Graffiti, spray art, urban art — whatever you call it, the dizzying colors, mind-bending designs and in-your-face polemics of the street art of the past 40 years is getting a full-fledged retrospective through June 3 at the ArtScience Museum in Singapore.
Pulling together pieces from iconic “taggers,” including pioneers such as New York’s subway-graffiti legend Crash; globally recognized artists such as Shepard Fairey, famous for his colorful Obama portrait; and new talents, including Portugal’s Vhils, the museum’s “Art from the Streets” exhibit traces the evolution of this defiant means of expression from its rebellious roots — originally seen as vandalism — to its acceptance as a contemporary art form.
“Art genres that are ephemeral and anti-institutional can sometimes be overlooked by museums because they’re so difficult to present within the environment of a gallery,” says Honor Harger, executive director of ArtScience Museum. “We wanted to document this important global art movement in a serious and considered way while conveying its energy and spirit.”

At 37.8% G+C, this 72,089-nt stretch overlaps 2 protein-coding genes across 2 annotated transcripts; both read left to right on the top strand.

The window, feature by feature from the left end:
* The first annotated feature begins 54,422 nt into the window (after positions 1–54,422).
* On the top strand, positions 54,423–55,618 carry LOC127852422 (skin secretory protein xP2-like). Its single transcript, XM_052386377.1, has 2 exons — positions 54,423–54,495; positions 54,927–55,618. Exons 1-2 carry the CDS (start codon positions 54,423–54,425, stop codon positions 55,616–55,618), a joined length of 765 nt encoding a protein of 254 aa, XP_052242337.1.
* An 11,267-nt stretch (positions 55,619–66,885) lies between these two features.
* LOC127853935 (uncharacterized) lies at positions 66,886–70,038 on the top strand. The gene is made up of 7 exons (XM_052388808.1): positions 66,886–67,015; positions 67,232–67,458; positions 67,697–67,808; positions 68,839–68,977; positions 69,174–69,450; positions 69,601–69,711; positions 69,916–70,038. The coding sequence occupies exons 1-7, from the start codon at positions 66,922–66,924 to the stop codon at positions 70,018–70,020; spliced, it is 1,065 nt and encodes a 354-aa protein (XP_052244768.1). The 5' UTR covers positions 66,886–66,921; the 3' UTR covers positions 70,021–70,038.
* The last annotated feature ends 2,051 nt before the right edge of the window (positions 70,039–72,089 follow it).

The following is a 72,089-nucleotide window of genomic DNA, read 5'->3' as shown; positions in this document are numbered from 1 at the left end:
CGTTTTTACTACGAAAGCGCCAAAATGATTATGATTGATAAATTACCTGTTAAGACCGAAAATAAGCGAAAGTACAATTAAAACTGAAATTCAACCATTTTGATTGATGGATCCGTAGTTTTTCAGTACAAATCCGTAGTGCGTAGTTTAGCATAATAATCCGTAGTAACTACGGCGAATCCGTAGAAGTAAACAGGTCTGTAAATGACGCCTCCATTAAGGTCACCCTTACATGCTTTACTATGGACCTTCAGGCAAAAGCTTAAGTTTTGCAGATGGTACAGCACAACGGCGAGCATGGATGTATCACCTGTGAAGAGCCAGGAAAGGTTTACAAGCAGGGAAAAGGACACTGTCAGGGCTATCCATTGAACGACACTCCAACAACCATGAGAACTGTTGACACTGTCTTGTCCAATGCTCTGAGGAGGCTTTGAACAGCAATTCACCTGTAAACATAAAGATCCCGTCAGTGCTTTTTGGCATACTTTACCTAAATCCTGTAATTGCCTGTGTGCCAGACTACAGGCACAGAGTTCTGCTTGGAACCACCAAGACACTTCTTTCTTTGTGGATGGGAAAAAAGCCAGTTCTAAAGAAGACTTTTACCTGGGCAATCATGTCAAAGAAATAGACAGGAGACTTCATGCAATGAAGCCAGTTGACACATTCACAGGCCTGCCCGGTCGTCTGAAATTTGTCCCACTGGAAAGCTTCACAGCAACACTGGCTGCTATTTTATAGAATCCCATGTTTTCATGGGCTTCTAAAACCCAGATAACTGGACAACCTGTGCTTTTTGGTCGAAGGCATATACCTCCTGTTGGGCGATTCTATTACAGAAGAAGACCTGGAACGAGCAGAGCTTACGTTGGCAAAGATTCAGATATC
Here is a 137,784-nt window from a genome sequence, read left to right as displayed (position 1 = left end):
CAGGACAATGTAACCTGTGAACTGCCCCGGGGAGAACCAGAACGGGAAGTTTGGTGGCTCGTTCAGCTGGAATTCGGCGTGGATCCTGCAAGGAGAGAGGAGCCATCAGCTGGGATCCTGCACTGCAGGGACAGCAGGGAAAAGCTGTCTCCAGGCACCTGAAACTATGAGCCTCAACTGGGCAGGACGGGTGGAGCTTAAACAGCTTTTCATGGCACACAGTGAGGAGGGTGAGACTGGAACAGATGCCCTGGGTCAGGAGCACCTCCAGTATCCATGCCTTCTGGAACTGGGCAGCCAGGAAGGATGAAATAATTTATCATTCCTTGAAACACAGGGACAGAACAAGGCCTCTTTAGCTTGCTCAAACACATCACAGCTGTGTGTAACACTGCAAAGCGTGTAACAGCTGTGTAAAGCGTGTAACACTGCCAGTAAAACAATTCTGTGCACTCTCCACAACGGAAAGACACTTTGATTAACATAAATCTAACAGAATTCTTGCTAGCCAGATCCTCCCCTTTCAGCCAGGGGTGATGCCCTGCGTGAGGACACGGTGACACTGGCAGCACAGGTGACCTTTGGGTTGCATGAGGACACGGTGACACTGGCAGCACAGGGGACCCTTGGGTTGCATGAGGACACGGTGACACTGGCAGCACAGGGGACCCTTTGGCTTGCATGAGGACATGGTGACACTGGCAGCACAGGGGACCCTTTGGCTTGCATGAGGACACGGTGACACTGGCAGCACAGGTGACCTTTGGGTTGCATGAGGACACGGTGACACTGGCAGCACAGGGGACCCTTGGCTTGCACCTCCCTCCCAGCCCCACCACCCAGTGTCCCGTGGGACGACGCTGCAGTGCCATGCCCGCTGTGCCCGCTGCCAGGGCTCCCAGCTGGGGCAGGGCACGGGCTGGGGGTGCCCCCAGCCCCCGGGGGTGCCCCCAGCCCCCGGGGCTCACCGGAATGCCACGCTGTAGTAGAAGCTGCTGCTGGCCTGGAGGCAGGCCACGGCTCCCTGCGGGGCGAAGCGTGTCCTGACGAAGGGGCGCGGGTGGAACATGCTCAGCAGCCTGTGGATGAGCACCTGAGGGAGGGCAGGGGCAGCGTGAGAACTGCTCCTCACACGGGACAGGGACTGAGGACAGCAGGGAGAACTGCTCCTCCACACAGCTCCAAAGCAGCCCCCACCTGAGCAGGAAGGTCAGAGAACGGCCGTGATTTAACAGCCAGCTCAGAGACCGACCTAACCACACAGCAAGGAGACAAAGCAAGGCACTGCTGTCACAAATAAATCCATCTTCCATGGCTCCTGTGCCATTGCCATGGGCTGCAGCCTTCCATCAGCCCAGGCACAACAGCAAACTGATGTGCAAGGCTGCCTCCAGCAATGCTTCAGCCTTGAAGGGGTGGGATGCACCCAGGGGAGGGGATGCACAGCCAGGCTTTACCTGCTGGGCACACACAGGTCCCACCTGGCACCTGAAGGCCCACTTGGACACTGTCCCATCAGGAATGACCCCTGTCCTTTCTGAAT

Capturing the ephemeral
A series of galleries featuring large-scale murals, installations, videos and sketches takes visitors through the various techniques that street artists have employed, as well as the technology they’ve embraced along the way. To showcase pieces that by their very nature are fleeting, HP — one of the exhibit’s sponsors — printed nine massive, wall-size murals of street art from around the world using the HP Latex 1500 Printer.